July in Review

A good, if chaotic month.  14 books read, though most were audio because I really struggled to sit down and read this month.

32856013The Lost Kingdom of Bamarre by Gail Carson Levine

4 cups of tea.  Solid and touches on prejudice and oppression.  I need to re-read The Two Princesses of Bamarre so that I can catch all the connections. (library audio)

Utopia for Realists by Rutger Bregman

4.5 cups of tea.  This book introduced some great ideas about progressivism, which I really loved!  I don’t know enough about economics to provide good criticism of this book, but I’m keeping my eye out for other people talking about it! (indie bookstore on vacation)

Arabella of Mars by David D. Levine

4 cups of tea.  This book started out as a kind of alien comedy of manners, but was a little dull in the middle with all the sailing bits (not my bag), and then interesting again with the rebellion on Mars.  I was a little uncomfortable with the un-resolved colonial aspect of Arabella’s thought process, but I’m hoping she’ll have some growth on that front.  Also, inter-racial couple. (library audio)

Kindred Spirits by Rainbow Rowell

4 cups of tea.  Short and sweet.  Gives you lots of Star Wars fan feels.  But I wish we’d gotten more time in this story.  Hear that, Rowell?  More please! (ebook)

Defy the Stars by Claudia Gray

4 cups of tea.  Umm, it was kind of a let down?  The beginning was good, the middle was meh, the end redeemed it.  I’ll probably pick up the next one, maybe. (vacation purchase hardback)

The Girls at the Kingfisher Club by Genevieve Valentine28110852

5 cups of tea.  I love this book so much.  Re-read.  Sister love.  Feminism. (library audio)

Furiously Happy by Jenny Lawson

DNF.  It felt a little forced.  I’m glad so many other people are enjoying it and that it’s bringing up conversations about mental health, but it’s not the book for me right now. (library audio)

You Can’t Touch My Hair by Phoebe Robinson

4 cups of tea.  This was important and good for me, though I think that Robinson’s persona is a little much for me.  I think I’d probably like to hang out with her one-on-one when she’s not performing.  She’s totally the smartest person in the room and I learned so much from her.  Black women are my heroes at intersectionality. (library audio)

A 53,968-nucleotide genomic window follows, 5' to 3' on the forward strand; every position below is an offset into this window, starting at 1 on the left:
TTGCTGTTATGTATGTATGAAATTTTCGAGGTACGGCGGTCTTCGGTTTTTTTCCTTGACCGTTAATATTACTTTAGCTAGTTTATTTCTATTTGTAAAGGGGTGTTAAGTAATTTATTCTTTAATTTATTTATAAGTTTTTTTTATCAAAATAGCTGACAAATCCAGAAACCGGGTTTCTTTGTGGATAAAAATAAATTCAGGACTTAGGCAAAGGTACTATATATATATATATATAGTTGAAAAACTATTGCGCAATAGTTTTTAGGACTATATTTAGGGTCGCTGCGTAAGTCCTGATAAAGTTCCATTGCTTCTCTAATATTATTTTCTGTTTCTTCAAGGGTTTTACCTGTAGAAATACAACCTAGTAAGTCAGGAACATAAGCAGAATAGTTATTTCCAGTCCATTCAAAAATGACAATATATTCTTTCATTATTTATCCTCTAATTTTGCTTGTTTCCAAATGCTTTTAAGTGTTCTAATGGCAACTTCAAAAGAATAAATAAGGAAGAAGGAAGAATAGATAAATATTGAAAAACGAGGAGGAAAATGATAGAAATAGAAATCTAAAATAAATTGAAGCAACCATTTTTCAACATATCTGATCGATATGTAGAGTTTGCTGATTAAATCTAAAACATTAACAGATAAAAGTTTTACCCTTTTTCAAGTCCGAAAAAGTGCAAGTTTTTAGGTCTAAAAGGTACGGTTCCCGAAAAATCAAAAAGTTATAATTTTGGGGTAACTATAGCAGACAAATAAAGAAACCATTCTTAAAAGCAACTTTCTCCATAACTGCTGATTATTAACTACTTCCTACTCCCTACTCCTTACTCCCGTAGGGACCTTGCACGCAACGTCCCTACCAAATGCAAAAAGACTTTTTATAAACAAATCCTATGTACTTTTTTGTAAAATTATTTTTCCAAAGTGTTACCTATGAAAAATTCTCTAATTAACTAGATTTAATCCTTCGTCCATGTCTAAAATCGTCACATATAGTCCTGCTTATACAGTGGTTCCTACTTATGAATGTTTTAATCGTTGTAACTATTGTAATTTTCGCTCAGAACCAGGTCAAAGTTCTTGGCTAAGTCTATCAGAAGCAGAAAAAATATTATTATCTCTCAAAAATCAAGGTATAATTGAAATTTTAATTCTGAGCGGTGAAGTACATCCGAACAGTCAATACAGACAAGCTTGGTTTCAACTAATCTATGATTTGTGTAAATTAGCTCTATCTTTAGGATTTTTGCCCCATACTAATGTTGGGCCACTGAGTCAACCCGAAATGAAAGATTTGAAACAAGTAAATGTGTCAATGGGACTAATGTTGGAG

29780253The Girl Who Drank the Moon by Kelly Barnhill

5 cups of tea.  I loved this.  It was so magically and imaginative, and it boiled down big themes and ideas into totally manageable quantity for children.  I can see why it won the Newbury. (library audio)

Born a Crime by Trevor Noah

5 cups of tea.  I loved this.  I didn’t know enough about South Africa, both apartheid and post-apartheid.  Noah is smart, funny, insightful, and doesn’t shy away from the tough parts of his life.  I second Bill Gates’ recommendation.  (library audio)

All the Boys I’ve Loved Before by Jenny Han

DNF.  Dull.  I think that contemporaries are not my bag.  The stakes are not high enough and most of the kids are upper middle class with no real problems.  This was Laura Jean for me, too upper middle class. (owned ebook)

Simon vs. The Homo Sapiens’ Agenda by Becky Albertalli

4.5 cups of tea.  Whoa damn.  Maybe I do like contemporaries when they are about actual stuff.  This one was amazing. (library audio)

6342491Writing Magic by Gail Carson Levine

3 cups of tea.  Good, fine, but geared more toward children writers.  Which is great, but not for me. 🙂 (library paperback)

The Demon King by Cinda Williams Chima

4.5 cups of tea.  Wow, this took me a long time.  The beginning was slow and the audiobook was dreadful.  However, once I got going with it, wow!  I understand the hype.  And I’m so ready for the next one! (owned paperback)

Currently Reading:

Everfair by Nisi Shawl

The Hate U Give by Angie Thomas

All the Paths of Shadow

The Two Princesses of Bamarre

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